Quartz Crystals:
Putting a value on a crystal is an inexact thing.

Some Basics

Mineral Identification
Collecting Tools, and How to Use Them

Geology

Introduction to Geology
Our Changing Earth
The Geologic Time Scale
Stories Fossils Tell
Earthquakes and Faults
The Ouachita Mountains
Energy Resources: Fossil Fuels

Quartz Crystals

Introduction to Quartz
Digging Quartz Crystal
Cleaning Quartz Crystal
What's it Worth?
Types of Quartz
Geology and Mineralogy
Quartz as Gems
Experiments You Can Do

Other Collectable Minerals

Diamonds
Wavellite
Dolomite

Managing a Collection

Making Your Collection the Best
Cleaning Minerals
Labeling
Sizes
Trimming
Displaying
What to do...

Minerals Special to Arkansas

Some are New to Science

Sorry...

No Gold in Arkansas

 

What are Quartz Crystals Worth?

Putting a value on quartz crystals

Several factors enter into determining the "value" of any mineral specimen. Please remember "beauty is in the eye of the beholder." And that "beauty" may be precisely what makes one crystal more pricey than another. The overall appearance counts toward beauty... we may not be able to define it well, but we certainly know it when we see it. We will use quartz for an example.
     In gemstones, the 4 "C's" are the determining factors when grading a stone, and to some extent those C's extend to crystals. Clarity, color, carat, and cut are the buzz words for gems. "Cut" is not applicable here, but maybe we could substitute "condition", which would include flaws or breakage.

Clarity
How transparent is the crystal to light? If milky from tip to base, then the value is less than if the tip or termination is transparent. If the entire crystal is clear from tip to base, then it has more value than if partly milky.
"Crystal clear" either came from quartz crystal or from blown glass crystal ware, but you get the idea.

Color
Aside from its clearness making the crystal more valuable, there are certain colors you will find in quartz. In Arkansas crystals, there are naturally occurring smoky crystals that have a light brown to grey color. This color is caused by radiation, and only certain locations are known to produce these smoky crystals. In this case, color relates to being a more rare specimen, and if it is aesthetically pleasing, it will be more valuable.
     Generally speaking of Arkansas quartz, the lack of color, rather than being milky, makes the value of the crystal increase.

Size (or Carat) In both common and rare minerals, size usually does matter. Given all other factors equal, bigger is more expensive. You would expect to pay more for a coffee table-sized quartz cluster than for one you can easily hold in your hand! However, with a truly rare mineral which has never been reported as anything but microscopic crystals, then size of individual crystals is not really so important.


Condition may include these other factors:

Internal flaws
If the crystal contains fractures or flaws (cracks), then it is not as valuable as if it is internally flawless.

External breakage
The key question is: Is it natural and rehealed breakage or did the specimen get damaged due to mishandling by whoever collected and/or cleaned it? Externally flawless specimens from Arkansas are relatively scarce, due to both reasons mentioned above. Anytime you see quartz piled up on a table, it will be difficult to find an undamaged specimen. Very small chips or dings (as they are called) can be tolerated if the specimen is otherwise aesthetically interesting. Natural breakage is due to movements of the earth along fractures and faults. Many of the early-formed quartz veins were in fractures, which because they were in a weak spot in the ground, were reopened by later earth movement. Then more quartz formed.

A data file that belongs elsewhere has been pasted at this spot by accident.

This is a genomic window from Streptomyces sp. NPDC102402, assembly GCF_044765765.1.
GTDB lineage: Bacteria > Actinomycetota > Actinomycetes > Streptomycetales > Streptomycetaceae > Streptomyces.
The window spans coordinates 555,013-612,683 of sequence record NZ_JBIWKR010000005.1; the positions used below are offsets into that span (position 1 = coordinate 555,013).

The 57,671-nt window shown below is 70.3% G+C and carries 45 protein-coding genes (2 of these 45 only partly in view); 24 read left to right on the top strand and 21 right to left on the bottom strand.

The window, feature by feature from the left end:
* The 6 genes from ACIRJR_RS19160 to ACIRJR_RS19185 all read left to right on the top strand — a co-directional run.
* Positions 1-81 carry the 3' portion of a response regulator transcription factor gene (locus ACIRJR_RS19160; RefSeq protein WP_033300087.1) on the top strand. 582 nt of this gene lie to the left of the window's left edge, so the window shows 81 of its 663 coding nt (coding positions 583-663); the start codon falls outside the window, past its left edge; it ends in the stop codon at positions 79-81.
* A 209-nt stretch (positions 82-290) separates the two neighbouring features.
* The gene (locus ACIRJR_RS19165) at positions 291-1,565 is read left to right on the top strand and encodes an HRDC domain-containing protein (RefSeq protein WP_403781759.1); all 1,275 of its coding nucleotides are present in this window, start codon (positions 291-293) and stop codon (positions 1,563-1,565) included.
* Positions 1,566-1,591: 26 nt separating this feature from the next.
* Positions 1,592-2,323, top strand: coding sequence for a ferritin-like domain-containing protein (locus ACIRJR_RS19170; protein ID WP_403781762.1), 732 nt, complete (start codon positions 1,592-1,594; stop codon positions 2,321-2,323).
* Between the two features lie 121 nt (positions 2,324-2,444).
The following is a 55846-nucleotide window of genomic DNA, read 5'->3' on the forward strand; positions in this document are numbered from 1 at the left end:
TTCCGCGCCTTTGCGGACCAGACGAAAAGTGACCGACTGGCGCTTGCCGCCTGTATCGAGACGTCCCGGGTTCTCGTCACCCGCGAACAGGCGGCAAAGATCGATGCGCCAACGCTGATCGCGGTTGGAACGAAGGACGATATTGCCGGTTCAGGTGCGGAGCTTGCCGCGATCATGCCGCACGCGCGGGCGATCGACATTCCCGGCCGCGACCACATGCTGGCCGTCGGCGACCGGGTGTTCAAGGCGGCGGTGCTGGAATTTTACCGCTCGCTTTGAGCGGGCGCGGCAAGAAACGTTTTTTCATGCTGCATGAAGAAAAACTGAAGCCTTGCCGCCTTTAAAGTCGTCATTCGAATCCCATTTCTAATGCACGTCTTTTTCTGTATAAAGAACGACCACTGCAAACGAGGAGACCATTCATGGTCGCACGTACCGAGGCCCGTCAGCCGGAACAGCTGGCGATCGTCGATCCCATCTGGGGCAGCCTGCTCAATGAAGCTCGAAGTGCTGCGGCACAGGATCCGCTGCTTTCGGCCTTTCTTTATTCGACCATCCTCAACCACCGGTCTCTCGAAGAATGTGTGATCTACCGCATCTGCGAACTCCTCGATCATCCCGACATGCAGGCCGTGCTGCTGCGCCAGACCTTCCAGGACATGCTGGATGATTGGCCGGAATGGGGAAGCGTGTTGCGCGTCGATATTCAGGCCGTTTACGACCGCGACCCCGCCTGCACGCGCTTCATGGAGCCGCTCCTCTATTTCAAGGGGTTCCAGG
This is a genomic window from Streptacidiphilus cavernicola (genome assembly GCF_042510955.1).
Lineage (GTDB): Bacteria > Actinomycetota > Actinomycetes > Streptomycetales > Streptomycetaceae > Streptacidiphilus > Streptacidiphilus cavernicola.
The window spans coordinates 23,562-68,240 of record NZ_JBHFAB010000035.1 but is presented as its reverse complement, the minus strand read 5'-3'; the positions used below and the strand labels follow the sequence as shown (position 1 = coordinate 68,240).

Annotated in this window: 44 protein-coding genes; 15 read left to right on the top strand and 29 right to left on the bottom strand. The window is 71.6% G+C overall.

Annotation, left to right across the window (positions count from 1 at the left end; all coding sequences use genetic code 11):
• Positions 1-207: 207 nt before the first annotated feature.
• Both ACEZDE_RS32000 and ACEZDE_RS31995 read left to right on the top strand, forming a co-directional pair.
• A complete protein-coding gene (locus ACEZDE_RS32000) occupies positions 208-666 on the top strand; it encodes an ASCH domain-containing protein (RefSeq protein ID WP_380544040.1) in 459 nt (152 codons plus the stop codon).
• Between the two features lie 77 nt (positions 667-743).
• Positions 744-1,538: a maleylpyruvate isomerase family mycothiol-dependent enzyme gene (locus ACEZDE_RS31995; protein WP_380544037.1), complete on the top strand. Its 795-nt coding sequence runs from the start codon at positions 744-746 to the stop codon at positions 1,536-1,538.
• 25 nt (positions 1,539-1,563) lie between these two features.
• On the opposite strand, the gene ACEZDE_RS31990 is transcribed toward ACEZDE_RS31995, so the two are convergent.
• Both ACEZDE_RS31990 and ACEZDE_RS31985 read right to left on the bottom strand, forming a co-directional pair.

rehealed fractureRegrowth on a natural fracture near the termination of a large quartz crystal. Ron Coleman mine, near Jessieville, Garland County, AR


     Unusual forms and highly distorted forms often come from pockets formed by multiple fracture episodes. Rarely, faulted crystals are recovered, sometimes healed back together, but with an offset of the two pieces. Sometimes just two halves that fit back together. Anyway, natural breakage surfaces almost always have some crystal regrowth on the "broken" faces, whereas miner's breakage appears as small to large sites of conchoidal fracture. Miner's breakage reduces the value of the specimen more than natural breakage, especially if it is on the tip or termination of any crystal. Needless to say, a specimen with no breakage is more valuable than one with any type of breakage. Sometimes, if the broken crystal or damaged portion of the specimen is removable, an individual specimen's value may be greatly increased by some careful trimming.

Luster
Luster is the amount of light that reflects from crystal faces. Specimens with high luster are more valued than those with lower luster. You want a specimen that is shiny and sparkly, not dull and drab in appearance.

Matrix
Does the specimen have matrix attached or not? If so, then the less the matrix the higher the value. Matrix adds weight and an opaqueness to the overall appearance of a quartz specimen. Sometimes matrix actually may add value if it allows the specimen to sit nicely without having to use a stand. If there is no matrix present, does the back appear to have been broken naturally or has it been broken by the miner from the host rock? To me, natural breaks are not really damage. Sometimes during late earth movement, entire sections of vein or linings of crystal pockets have been broken loose from the wall rock. These are fun to collect as they are often loose in the pocket and are just easily removed! They often appear as plates of crystals.

Aesthetics
Is there something about the specimen that really "grabs" you? Or do you skip right over it when looking through a box of specimens? After more than 30 years of looking at quartz, you might think that I would get bored. Sometimes I do, but you never know what you might see that will "turn you on" to a particular piece. Artists know the quality of aesthetics in mineral specimens better than most collectors. They have an "eye" for what looks attractive.